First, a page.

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  Easy Potty Training - REVISED EDITION

Achieving Independence

On Their Own

At the beginning of toilet training, children are very dependent on their parents and caregivers. They need reminders to go sit on the potty, they need help to dress and to undress, they need help with wiping, and they need lots of encouragement. At some point, however, children begin staying dry most of the time and are ready to go it without you during playdates or visits to grandparents.

Before they can manage on their own, you'll have to give them some pointers and tips. Here are some of the issues you'll want to address:

When in public places with your child, use the opportunity to point out and explain the signs for public bathrooms.

Never let children under the age of five use public bathrooms unaccompanied and make sure your child understands never to listen to or go with strangers.

Good Hygiene

Teach your child to line the seat with toilet paper for good hygiene.

Practice with your child the art of pulling his own pants up and down.

Children should be dressed in clothing with elastic waistbands for easy toileting.

Little girls must be taught to wipe themselves from front to back to avoid urinary tract or vaginal infections by wiping feces into these vulnerable frontal areas.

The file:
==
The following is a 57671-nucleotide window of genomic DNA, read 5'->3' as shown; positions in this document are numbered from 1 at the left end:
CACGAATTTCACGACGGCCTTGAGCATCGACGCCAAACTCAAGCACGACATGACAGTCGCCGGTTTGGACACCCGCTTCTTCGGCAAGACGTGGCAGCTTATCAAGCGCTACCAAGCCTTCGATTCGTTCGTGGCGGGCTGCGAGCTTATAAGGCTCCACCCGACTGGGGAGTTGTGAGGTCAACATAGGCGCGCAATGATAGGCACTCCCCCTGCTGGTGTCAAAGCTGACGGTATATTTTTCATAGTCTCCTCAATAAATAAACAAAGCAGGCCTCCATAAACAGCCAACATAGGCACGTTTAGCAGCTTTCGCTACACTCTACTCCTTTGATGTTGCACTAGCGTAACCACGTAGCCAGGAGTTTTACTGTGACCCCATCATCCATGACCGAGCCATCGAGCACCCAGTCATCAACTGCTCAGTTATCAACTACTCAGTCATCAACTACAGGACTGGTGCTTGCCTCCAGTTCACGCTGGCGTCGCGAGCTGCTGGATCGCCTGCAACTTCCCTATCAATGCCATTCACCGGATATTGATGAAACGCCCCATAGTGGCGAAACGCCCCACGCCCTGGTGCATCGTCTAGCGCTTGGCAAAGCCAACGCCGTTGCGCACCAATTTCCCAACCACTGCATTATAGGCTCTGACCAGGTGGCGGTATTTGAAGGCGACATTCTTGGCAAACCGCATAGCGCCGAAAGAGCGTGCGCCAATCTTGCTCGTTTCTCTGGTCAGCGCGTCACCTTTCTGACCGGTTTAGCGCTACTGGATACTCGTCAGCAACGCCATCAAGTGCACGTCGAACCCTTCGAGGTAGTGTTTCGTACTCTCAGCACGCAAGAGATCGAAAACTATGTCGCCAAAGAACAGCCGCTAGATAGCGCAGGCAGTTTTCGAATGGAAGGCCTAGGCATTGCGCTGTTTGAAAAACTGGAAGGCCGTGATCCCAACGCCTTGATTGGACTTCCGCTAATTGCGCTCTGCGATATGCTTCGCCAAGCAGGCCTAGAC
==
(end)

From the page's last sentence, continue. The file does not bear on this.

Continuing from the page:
At first, little boys sit while urinating, but in time they learn to urinate in a standing position. Make sure he tidies up after himself since perfect aim takes time to learn. Wet wipes and old rags should be kept handy in the bathroom during this part of the training.

He should learn to clean his own messes, since this is the best way to teach him caution and care. Teach him also to lift the toilet seat before he begins and to put it back down when finished.

Teach your child to use the bathroom before going out of the house, even if the urge to make isn't strong. It might be awhile before a bathroom is available and some children find it difficult to urinate out of doors. It's not good to teach children to retain urine. It's better to take them before a long trip, and to provide ample opportunities for toileting for the duration of the trip.

It's a good idea to teach your child to urinate out of doors if you or your child aren't resistant to the idea. It's harder to teach this to girls than to boys, since they must squat and may need some physical support to achieve the task with success.

Be prepared to find that your child loves urinating outside and looks for opportunities to do so. Teach him consideration and modesty, by taking him behind a tree for cover or making sure he turns his back to the peering public.


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